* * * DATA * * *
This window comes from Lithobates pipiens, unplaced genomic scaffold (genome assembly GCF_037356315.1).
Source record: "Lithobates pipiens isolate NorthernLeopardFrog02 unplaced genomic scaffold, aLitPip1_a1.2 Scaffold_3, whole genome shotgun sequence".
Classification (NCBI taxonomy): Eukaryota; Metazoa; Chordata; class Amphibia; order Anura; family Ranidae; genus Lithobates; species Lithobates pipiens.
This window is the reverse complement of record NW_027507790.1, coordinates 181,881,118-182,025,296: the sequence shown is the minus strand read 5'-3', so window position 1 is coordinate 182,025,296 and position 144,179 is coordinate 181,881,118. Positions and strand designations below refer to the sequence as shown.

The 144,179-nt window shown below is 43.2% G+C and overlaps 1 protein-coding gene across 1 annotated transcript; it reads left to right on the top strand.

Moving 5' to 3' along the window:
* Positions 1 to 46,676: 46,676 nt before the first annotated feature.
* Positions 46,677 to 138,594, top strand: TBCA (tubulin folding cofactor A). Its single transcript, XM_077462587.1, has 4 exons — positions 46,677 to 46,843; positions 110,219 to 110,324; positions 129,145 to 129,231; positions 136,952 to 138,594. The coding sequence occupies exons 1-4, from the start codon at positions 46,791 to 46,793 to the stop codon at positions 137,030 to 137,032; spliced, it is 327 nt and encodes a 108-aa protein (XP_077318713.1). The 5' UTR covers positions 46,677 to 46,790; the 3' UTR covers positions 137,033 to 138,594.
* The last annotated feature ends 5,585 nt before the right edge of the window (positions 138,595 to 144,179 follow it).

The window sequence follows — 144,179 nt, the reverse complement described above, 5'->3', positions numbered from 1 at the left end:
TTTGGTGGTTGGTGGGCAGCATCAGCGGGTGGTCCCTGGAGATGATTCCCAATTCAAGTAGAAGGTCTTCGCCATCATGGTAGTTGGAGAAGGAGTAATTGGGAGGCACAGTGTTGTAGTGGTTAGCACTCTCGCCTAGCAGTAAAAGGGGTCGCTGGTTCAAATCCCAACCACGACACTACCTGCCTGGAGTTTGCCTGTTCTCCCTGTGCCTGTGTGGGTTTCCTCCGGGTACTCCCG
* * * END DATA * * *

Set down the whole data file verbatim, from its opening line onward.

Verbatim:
This window comes from Lithobates pipiens, unplaced genomic scaffold (genome assembly GCF_037356315.1).
Source record: "Lithobates pipiens isolate NorthernLeopardFrog02 unplaced genomic scaffold, aLitPip1_a1.2 Scaffold_3, whole genome shotgun sequence".
Classification (NCBI taxonomy): Eukaryota; Metazoa; Chordata; class Amphibia; order Anura; family Ranidae; genus Lithobates; species Lithobates pipiens.
This window is the reverse complement of record NW_027507790.1, coordinates 181,881,118-182,025,296: the sequence shown is the minus strand read 5'-3', so window position 1 is coordinate 182,025,296 and position 144,179 is coordinate 181,881,118. Positions and strand designations below refer to the sequence as shown.

The 144,179-nt window shown below is 43.2% G+C and overlaps 1 protein-coding gene across 1 annotated transcript; it reads left to right on the top strand.

Moving 5' to 3' along the window:
* Positions 1 to 46,676: 46,676 nt before the first annotated feature.
* Positions 46,677 to 138,594, top strand: TBCA (tubulin folding cofactor A). Its single transcript, XM_077462587.1, has 4 exons — positions 46,677 to 46,843; positions 110,219 to 110,324; positions 129,145 to 129,231; positions 136,952 to 138,594. The coding sequence occupies exons 1-4, from the start codon at positions 46,791 to 46,793 to the stop codon at positions 137,030 to 137,032; spliced, it is 327 nt and encodes a 108-aa protein (XP_077318713.1). The 5' UTR covers positions 46,677 to 46,790; the 3' UTR covers positions 137,033 to 138,594.
* The last annotated feature ends 5,585 nt before the right edge of the window (positions 138,595 to 144,179 follow it).

The window sequence follows — 144,179 nt, the reverse complement described above, 5'->3', positions numbered from 1 at the left end:
TTTGGTGGTTGGTGGGCAGCATCAGCGGGTGGTCCCTGGAGATGATTCCCAATTCAAGTAGAAGGTCTTCGCCATCATGGTAGTTGGAGAAGGAGTAATTGGGAGGCACAGTGTTGTAGTGGTTAGCACTCTCGCCTAGCAGTAAAAGGGGTCGCTGGTTCAAATCCCAACCACGACACTACCTGCCTGGAGTTTGCCTGTTCTCCCTGTGCCTGTGTGGGTTTCCTCCGGGTACTCCCG